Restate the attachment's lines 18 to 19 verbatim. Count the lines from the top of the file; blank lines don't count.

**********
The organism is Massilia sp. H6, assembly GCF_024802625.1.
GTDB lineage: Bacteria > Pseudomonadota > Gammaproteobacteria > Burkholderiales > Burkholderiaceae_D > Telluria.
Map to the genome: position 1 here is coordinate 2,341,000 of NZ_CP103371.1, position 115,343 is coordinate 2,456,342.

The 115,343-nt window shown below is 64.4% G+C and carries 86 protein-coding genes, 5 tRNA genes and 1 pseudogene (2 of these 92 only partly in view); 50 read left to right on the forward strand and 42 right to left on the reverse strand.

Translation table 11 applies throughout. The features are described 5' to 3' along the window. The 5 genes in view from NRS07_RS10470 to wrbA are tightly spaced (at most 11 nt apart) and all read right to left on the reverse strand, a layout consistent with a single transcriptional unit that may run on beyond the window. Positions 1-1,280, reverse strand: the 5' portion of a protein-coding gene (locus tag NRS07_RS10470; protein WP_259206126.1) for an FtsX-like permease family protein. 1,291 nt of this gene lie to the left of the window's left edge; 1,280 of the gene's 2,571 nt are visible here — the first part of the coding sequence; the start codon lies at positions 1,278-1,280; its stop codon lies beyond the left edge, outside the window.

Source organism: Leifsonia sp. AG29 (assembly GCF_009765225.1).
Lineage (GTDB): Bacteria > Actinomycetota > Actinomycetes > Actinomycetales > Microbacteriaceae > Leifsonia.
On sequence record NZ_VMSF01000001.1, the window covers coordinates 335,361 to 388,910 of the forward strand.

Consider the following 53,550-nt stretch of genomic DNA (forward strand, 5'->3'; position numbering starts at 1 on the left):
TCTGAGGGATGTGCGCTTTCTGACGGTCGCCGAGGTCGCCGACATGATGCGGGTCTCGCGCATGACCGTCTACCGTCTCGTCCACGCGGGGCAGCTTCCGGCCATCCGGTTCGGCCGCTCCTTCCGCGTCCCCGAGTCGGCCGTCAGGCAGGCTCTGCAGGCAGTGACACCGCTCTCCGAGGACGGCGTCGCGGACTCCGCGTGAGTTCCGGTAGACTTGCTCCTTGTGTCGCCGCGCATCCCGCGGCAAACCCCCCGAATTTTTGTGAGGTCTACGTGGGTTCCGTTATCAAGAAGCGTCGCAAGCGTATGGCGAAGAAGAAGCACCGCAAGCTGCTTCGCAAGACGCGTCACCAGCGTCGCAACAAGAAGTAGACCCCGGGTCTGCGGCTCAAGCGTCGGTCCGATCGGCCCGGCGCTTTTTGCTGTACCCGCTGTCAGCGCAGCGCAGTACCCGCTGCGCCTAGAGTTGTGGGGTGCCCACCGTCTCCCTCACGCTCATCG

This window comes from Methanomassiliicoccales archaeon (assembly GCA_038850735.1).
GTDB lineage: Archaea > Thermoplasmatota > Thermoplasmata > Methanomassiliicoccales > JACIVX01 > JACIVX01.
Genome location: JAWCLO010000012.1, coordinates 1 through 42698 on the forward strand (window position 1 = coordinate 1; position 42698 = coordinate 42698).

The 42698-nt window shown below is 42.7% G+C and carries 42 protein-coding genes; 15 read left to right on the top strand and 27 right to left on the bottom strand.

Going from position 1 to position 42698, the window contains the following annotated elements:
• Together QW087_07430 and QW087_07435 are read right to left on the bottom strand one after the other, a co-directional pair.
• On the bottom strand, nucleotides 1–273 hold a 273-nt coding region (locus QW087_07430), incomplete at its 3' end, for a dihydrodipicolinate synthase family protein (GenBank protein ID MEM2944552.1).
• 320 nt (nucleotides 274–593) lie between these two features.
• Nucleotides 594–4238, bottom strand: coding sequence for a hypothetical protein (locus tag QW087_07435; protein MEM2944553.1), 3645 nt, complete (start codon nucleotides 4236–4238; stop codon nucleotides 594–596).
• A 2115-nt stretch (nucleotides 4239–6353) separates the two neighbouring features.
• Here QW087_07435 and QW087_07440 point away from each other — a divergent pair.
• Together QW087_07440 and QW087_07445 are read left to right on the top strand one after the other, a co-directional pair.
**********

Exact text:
• 320 nt (nucleotides 274–593) lie between these two features.
• Nucleotides 594–4238, bottom strand: coding sequence for a hypothetical protein (locus tag QW087_07435; protein MEM2944553.1), 3645 nt, complete (start codon nucleotides 4236–4238; stop codon nucleotides 594–596).